Some of Eurostar’s airline competitors already offered travellers the opportunity to offset the carbon emissions from their journeys. The money is used to buy credits in carbon-reducing schemes, most often in the developing world, that would otherwise not have gone ahead without the additional funding. British Airways was one of the first UK airlines to introduce such a facility in 2005, but failed to market it properly (House of Commons Environmental Audit Committee, 2007).
More widely, studies have shown that few airline passengers understand or take up airlines’ offsetting options (Hooper et al., 2008). Eurostar decided it should be the responsibility of the travel provider, not the traveller, to offset journey emissions. It would become the first train operator in the world to make all journeys carbon neutral, at no extra cost to passengers.
Eurostar believed that the relatively small additional expenditure involved in purchasing carbon offsets, would be far outweighed commercial gain from the communication of carbon neutral journeys.
It was thus necessary to establish a rigorous carbon offsetting programme. Emissions to be taken into account included:
- Electricity consumed along each route from station to station –based on readings from an on-board meter–.
- Electricity consumed for auxiliary functions, ie, heating and lighting.
- Transmission and distribution losses of electricity supplied to the routes.
- Leakage of greenhouse gases from air-conditioning and refrigeration units on board.
Eurostar hoped initially that it might be possible to find offsetting projects in its core cities, but it quickly became apparent that the necessary additionality requirements could only be met through credible schemes in the developing world. Given the controversy surrounding carbon offsetting (WWF et al, 2006), it was also decided that Eurostar’s approach should be as rigorous as possible, and assured by a credible third party.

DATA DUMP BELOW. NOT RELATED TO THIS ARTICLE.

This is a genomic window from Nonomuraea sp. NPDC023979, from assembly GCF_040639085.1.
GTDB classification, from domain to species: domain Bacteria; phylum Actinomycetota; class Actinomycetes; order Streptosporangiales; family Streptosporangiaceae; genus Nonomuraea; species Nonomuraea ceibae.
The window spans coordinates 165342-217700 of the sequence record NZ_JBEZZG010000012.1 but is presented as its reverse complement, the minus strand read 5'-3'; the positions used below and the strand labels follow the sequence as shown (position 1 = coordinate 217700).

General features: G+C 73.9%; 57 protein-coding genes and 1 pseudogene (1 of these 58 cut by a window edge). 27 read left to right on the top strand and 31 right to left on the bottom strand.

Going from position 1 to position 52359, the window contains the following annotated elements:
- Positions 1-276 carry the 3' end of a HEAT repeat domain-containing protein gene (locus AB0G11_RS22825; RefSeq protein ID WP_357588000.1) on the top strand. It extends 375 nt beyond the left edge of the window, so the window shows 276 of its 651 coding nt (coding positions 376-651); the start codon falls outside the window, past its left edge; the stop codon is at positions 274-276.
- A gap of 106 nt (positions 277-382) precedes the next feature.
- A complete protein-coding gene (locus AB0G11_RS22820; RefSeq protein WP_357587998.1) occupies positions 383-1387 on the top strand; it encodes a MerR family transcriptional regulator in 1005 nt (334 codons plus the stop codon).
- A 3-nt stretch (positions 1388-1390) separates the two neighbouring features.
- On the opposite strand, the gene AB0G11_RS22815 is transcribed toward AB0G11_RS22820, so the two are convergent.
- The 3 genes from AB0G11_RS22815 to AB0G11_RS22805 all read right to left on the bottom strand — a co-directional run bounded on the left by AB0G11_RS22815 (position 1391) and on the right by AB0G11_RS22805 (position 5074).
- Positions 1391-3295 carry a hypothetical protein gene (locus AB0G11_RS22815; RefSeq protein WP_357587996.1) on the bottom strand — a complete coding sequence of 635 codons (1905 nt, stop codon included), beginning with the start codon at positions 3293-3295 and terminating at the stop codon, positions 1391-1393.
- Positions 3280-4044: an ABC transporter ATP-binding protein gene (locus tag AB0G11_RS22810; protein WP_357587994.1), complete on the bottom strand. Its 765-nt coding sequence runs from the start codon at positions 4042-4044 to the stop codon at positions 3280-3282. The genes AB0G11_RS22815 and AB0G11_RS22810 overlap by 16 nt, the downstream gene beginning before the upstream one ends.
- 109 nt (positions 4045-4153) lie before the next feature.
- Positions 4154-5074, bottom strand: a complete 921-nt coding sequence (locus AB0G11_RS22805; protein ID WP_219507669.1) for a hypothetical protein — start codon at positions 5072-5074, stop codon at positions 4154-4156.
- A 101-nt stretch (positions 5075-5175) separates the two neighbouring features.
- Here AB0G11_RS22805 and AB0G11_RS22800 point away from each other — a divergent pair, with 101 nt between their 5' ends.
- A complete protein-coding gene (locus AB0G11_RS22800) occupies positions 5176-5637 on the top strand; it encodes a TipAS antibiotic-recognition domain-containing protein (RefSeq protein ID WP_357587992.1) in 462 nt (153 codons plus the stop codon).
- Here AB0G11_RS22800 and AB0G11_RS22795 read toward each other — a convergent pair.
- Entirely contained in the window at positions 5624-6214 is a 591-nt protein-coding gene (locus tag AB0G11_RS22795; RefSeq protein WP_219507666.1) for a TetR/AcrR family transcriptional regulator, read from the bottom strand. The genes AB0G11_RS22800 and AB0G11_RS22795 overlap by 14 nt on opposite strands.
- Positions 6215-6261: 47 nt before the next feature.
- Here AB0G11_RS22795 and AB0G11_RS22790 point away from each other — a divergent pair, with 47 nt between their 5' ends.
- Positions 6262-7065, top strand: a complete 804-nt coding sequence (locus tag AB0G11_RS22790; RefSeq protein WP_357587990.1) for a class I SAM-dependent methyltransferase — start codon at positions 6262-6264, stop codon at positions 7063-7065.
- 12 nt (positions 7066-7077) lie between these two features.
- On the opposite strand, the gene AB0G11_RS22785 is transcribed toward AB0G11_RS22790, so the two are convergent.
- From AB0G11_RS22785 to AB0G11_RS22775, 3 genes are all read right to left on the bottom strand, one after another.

Requests for information were sent to every carbon offset credit supplier in the UK, France and Belgium –a total of 17 organisations–. After due diligence, Carbon Clear –a UK-based company– was selected because of its robust and positive approach, and alignment with Eurostar’s own aims.
It was agreed that all projects should be accredited either through the Clean Development Mechanism (CDM), Voluntary Carbon Standard (VCS) or Voluntary Gold Standard (VGS) criteria. Eurostar aimed to target small-scale projects delivering energy that was either renewable or that used sustainable supplies of fuel combined with energy efficiency, and that had wider social and economic benefits. The credits would need proved additionality (in other words, the projects would not have gone ahead without money from selling carbon-offset credits), robust methodology and third-party verification. The credits used would also be for projects that were already delivered; Eurostar would not use future credits to offset past emissions.
The credits are verified and issued by governing bodies, and Eurostar’s were further audited by a third party, Bureau Veritas, to gain assurance on the carbon-neutral status that was then communicated via Eurostar’s website and Tread Lightly annual report. This assurance work audited both the data and the processes that were adopted by Eurostar to provide carbon-neutral journeys, thus providing maximum rigour and transparency and minimising the opportunity for sceptics to attack Eurostar.
Indeed, companies needed to be vigilant for attacks. Complaints to the UK’s Advertising Standards Authority about green marketing more than quadrupled in 2007 compared with the previous year (ASA, 2007). In 2008, four complaints against Eurostar disputed its claim to offer ‘carbon neutral journeys’ (ASA, 2008). The rigour of Eurostar’s approach led the ASA, in a benchmark ruling, to dismiss the complaint, saying ‘Eurostar had done all it could to offset the carbon emissions generated by its train journeys in a robust and verifiable manner’ (ASA, 2008). Other high-profile companies including British Gas, Shell, Lexus and Ryanair all faced adverse publicity as a result of complaints against them that were upheld.